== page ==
Projectors could shine interactive art or sign language shapes on the walls of NoMa’s underpasses. Large sculptures made of LEDs could give visual interest to the ceilings and walls. Ten teams of architects envisioned ways (some dubious) to illuminate and enliven the tunnels where K, L, and M streets and Florida Avenue cross under the railroad tracks.
The NoMa Parks Foundation, which is affiliated with the local BID, is conducting a design competition for the underpasses. Now, these are dark and unexciting spaces; while they will still be underpasses, NoMa hope to make them more appealing ones.
If successful, they also could help knit together both sides of the railroad tracks by creating some concrete sense of place adjacent to the urban fabric on either side, instead of just a dead zone. Some of the architects seem to have devised interesting ways of doing that; others perhaps missed the mark.
K Street is one of the hardest. It has narrow sidewalks flanking four lanes of car traffic. Relatively few pedestrians cross here.
Some of the designers seem to have embraced the car-oriented nature of this underpass and don’t really try to create a pleasant pedestrian space, while others think more broadly.
United Visual Artists proposes linear lines of light that visually extend the street grid through the underpass. It’s simple — perhaps too simple.
Thurlow Small Architecture + NIO uses the many columns which hold up the bridge between the lanes of traffic to create a moving zoetrope effect. This seems like a terrible idea as it only works at high speed, making it clearly geared to the driver and not the pedestrian, but at the same time, would distract drivers who need to be watching the road.
Some cities including New York, San Francisco, Mexico City, and Kiev have put images like this in their subway tunnels (sometimes as ads). That seems like a much smarter location since riders aren’t operating the train.
CINIMOD + Studio LDVC + TALL designed a series of arcs around each end of the underpass which gradually line up to form a geometric ovoid shape as you approach the underpass. This seems like it would work well at pedestrian scale and speed and give more of a sense of the underpass being something to go to instead of merely through.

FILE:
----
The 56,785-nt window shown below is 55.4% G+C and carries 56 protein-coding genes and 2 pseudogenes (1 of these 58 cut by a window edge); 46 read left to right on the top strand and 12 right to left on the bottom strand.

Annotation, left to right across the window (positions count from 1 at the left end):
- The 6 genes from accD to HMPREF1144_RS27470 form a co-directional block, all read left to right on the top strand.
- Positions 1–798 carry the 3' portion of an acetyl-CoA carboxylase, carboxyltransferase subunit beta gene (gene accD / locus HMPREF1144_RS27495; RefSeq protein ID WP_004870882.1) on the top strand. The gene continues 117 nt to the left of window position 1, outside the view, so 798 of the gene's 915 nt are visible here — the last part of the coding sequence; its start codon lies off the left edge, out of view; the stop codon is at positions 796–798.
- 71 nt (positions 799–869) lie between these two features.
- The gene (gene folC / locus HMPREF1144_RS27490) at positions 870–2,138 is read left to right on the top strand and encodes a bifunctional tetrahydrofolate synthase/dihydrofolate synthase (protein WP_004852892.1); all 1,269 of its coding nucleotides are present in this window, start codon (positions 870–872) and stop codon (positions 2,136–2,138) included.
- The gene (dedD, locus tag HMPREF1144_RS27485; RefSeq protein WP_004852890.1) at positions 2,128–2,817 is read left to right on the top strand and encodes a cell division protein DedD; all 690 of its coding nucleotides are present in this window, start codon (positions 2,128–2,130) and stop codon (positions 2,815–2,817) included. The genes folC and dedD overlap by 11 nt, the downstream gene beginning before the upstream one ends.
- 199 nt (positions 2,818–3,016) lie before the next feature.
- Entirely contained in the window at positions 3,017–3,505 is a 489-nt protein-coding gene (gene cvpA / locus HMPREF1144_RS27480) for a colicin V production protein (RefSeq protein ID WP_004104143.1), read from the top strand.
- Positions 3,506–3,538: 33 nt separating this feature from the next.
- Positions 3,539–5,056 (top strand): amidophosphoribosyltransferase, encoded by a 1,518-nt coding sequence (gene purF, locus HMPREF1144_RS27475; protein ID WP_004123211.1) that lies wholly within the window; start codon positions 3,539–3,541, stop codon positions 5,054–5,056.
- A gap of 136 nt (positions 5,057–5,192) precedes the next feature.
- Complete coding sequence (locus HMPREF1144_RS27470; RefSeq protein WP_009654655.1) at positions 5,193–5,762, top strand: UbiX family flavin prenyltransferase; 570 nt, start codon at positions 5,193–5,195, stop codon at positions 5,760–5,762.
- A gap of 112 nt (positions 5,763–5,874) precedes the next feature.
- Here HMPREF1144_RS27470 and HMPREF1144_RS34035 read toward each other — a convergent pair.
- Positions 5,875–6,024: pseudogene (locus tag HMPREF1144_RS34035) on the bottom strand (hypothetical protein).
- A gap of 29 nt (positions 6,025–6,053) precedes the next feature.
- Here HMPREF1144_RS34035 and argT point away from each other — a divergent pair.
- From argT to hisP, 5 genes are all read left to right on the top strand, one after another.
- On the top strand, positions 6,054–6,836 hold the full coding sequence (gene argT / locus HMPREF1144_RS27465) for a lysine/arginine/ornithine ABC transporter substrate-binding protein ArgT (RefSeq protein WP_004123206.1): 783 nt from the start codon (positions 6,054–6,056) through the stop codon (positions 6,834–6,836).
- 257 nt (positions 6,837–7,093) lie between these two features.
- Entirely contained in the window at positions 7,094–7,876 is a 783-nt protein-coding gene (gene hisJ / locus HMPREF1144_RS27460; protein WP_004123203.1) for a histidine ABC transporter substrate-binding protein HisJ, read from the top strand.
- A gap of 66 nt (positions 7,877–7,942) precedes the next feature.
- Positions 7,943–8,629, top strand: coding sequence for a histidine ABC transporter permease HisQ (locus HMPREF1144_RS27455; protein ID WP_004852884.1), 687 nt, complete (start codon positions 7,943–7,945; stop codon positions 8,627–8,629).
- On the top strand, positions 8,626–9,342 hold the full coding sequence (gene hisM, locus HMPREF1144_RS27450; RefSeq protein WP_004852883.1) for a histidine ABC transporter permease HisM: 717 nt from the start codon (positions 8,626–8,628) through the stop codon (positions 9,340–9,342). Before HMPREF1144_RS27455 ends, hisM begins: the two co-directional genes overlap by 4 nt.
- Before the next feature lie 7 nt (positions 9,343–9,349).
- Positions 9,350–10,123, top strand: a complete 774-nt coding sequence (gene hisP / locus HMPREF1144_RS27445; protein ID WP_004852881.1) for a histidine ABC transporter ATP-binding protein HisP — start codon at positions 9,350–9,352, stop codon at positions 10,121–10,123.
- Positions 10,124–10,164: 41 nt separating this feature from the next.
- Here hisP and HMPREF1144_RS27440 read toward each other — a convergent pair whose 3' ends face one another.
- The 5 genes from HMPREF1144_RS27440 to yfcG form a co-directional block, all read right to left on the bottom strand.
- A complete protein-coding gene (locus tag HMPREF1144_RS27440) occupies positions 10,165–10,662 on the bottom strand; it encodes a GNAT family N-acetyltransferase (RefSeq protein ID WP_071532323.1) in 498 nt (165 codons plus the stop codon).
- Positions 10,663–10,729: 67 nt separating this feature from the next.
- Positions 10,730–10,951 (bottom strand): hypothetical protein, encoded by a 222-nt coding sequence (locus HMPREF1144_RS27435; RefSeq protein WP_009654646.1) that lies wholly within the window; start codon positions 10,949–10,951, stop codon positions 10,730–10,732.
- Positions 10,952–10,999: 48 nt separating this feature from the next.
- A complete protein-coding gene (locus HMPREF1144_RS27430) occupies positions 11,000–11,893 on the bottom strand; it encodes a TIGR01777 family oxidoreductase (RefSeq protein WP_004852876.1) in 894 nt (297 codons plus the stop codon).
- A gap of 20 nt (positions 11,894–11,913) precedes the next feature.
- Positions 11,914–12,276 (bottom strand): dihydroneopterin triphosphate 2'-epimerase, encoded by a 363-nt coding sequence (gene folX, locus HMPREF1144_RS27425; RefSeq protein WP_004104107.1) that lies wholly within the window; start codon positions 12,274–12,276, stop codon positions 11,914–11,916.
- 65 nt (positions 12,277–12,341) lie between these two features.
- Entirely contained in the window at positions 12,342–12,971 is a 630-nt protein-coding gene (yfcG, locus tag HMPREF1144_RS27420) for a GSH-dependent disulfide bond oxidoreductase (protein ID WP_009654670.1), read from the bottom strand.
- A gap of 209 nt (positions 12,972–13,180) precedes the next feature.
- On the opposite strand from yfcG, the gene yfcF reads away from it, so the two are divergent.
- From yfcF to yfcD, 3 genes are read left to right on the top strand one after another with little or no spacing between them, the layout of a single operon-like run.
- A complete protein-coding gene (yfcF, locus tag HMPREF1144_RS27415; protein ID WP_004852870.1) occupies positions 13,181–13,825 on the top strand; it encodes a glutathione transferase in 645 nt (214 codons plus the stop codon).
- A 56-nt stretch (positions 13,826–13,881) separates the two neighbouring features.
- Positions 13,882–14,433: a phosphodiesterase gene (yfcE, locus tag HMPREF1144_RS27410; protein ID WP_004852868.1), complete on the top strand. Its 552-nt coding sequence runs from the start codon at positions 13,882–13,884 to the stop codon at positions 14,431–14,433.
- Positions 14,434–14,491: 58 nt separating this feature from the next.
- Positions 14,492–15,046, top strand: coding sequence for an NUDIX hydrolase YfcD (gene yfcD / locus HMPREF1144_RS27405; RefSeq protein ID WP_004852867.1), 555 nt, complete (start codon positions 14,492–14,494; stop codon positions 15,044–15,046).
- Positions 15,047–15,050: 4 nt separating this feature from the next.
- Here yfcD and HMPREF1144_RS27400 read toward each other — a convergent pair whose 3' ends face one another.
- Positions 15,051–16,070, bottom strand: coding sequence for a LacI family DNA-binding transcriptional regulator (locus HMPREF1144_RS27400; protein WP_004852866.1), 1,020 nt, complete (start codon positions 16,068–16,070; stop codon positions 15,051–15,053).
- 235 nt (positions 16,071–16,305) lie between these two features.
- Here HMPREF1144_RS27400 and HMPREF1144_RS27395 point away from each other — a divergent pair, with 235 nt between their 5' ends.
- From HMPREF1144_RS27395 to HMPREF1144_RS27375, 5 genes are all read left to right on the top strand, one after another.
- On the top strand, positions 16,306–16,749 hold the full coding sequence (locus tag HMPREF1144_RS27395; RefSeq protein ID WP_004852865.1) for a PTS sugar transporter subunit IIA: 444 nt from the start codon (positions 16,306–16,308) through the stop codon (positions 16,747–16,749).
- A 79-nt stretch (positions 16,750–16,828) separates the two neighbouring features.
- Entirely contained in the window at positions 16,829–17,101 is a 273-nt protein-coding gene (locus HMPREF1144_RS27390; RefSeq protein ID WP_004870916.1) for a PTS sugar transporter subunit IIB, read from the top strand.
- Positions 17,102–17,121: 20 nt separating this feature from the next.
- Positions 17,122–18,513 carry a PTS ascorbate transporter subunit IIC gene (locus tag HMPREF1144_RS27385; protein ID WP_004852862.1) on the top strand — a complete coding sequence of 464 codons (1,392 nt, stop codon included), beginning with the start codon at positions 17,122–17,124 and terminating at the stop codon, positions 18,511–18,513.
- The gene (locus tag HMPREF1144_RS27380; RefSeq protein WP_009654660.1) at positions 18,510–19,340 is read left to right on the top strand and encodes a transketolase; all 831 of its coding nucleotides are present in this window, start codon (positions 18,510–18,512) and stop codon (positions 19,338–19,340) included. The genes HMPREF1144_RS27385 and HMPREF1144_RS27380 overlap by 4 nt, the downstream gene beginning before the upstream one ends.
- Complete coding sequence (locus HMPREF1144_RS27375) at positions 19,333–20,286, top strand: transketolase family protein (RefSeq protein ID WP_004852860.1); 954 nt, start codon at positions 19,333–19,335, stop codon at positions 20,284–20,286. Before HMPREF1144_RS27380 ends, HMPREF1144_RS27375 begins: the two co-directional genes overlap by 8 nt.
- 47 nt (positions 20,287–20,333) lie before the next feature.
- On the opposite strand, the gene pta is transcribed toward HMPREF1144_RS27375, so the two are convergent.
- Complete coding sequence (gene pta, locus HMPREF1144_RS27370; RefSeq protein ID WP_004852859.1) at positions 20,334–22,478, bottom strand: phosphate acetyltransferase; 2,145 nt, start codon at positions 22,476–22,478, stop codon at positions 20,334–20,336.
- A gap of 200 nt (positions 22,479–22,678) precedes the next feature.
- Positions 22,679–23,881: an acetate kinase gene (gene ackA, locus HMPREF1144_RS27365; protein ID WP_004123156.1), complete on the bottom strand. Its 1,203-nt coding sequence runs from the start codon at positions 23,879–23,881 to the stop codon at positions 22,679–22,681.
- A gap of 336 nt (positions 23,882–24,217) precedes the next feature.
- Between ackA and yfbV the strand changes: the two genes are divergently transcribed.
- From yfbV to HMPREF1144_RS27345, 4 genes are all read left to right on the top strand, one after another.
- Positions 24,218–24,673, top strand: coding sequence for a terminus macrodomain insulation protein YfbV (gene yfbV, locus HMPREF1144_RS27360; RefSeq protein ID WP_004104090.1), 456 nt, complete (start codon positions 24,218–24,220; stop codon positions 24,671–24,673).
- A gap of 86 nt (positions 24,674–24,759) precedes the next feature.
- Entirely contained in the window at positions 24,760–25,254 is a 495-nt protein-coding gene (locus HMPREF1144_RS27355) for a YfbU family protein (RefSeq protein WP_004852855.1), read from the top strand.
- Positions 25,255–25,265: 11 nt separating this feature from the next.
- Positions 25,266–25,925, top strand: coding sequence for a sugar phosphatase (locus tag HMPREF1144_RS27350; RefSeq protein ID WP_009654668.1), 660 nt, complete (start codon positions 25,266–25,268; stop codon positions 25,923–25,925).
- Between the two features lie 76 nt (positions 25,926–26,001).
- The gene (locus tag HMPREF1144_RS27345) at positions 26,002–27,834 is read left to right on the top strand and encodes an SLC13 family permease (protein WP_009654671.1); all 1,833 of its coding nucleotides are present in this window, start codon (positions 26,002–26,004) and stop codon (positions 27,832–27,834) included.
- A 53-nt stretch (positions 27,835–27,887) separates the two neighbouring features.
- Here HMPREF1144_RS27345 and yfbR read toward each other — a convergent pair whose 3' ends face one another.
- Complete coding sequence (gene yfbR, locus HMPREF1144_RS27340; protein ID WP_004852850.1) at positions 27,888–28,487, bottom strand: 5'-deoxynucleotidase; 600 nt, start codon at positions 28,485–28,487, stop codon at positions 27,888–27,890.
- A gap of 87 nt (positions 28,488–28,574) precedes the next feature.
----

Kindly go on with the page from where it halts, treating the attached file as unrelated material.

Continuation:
In contrast to K Street, L Street has very wide sidewalks but just two lanes of traffic. This creates far more opportunities to do something with this space. This also is the underpass with the most submissions (five).
A rendering from the NoMa Public Realm Plan showed the area packed with good-looking stock photo people like a rave is going on or something. In reality, this will still basically be a sidewalk between places, but the teams tried to make it a sidewalk you want to go to.
Narduli Studio devised a clever idea: a series of cameras that take photographs of the pedestrians and cyclists walking by, then project silhouettes of them on the wall that gradually fade over time. This would create a continuity between who is here now and who was here before, populating the underpass with the people from the past. When trains rumble overhead, the light pattern will add waves to represent sound.
Future Cities Lab (top above) and Mik Young Kim both created variants on the “make something artistic out of LEDs.” Future Cities designed a weaving truss while MYK shaped them into a tree that will change color. The tree idea could give some natural feel to a place that is very utilitarian.